CSE - Computing in Science Education
The goal of the CSE-project is to include computing as a natural tool for all science and engineering students from the first semester of their undergraduate studies. Not as a substitute for more traditional approaches, but as an extension of the classical toolbox.
Computer simulation has become such a fundamental tool in research and industry that it should be introduced to students in the first math and science courses.
Surprisingly, the use of computers to solve mathematical problems still has little impact on university education around the world, particularly on bachelor level.
Given today's dominance of numerical simulations among professionals, we think it is paramount to integrate numerical tools at all levels in the education system.
Our focus is to teach students how they can attack mathematical problems by using numerical methods and programming, and how they can explore the mathematical models through experimenting with programs. The pedagogical benefits are three-fold:
- Programming helps to increase the “understanding” of the mathematical methods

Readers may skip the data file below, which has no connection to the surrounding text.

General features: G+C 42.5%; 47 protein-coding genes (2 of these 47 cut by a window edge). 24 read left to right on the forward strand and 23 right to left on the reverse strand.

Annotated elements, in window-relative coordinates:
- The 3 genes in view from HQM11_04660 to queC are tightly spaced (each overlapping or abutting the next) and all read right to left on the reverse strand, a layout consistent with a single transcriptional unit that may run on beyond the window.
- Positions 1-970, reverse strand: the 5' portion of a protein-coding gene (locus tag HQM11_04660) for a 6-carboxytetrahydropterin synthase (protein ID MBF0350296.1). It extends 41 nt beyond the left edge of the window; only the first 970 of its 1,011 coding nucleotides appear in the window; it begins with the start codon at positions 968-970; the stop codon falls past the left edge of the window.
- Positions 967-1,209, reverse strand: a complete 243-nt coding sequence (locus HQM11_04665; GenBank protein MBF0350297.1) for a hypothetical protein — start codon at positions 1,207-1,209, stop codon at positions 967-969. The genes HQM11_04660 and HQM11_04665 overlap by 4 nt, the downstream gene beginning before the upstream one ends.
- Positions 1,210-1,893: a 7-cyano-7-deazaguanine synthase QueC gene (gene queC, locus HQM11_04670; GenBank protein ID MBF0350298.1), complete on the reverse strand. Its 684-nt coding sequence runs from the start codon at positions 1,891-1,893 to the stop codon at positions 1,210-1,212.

- Simulation with aid of programmes moves the attention from possible intricate algebra with pen and paper to a greater focus on problem formulation and physical behaviour of systems, i.e., “physical insight"
- Numerical solutions allow much more realistic and inspiring problems to be addressed, and give students a taste of what research is about
A particular achievement of the CSE project in Oslo is that we have managed to implement the computer-based methods by modifying existing science courses, in contrast to the more common approach where modernization is taken care of in new "computational science" student programs with separate courses.
To summarize, CSE is about bringing the modern way of working with mathematical models from the professionals to the students, and the beginning students in particular.
The CSE project has involved development of considerable amounts of lecture notes and other teaching materials, and many discussions on teaching related challenges. However, most of this would have little or even negative effect, if not accompanied by a couple of other initiatives. Read more about how we do it.
Computations have always been an essential tool in the natural sciences, and the digital computer was originally developed for the purpose of scientific calculations. At most universities, the first computers were therefore obtained for specific scientific calculations. Read more about background and history.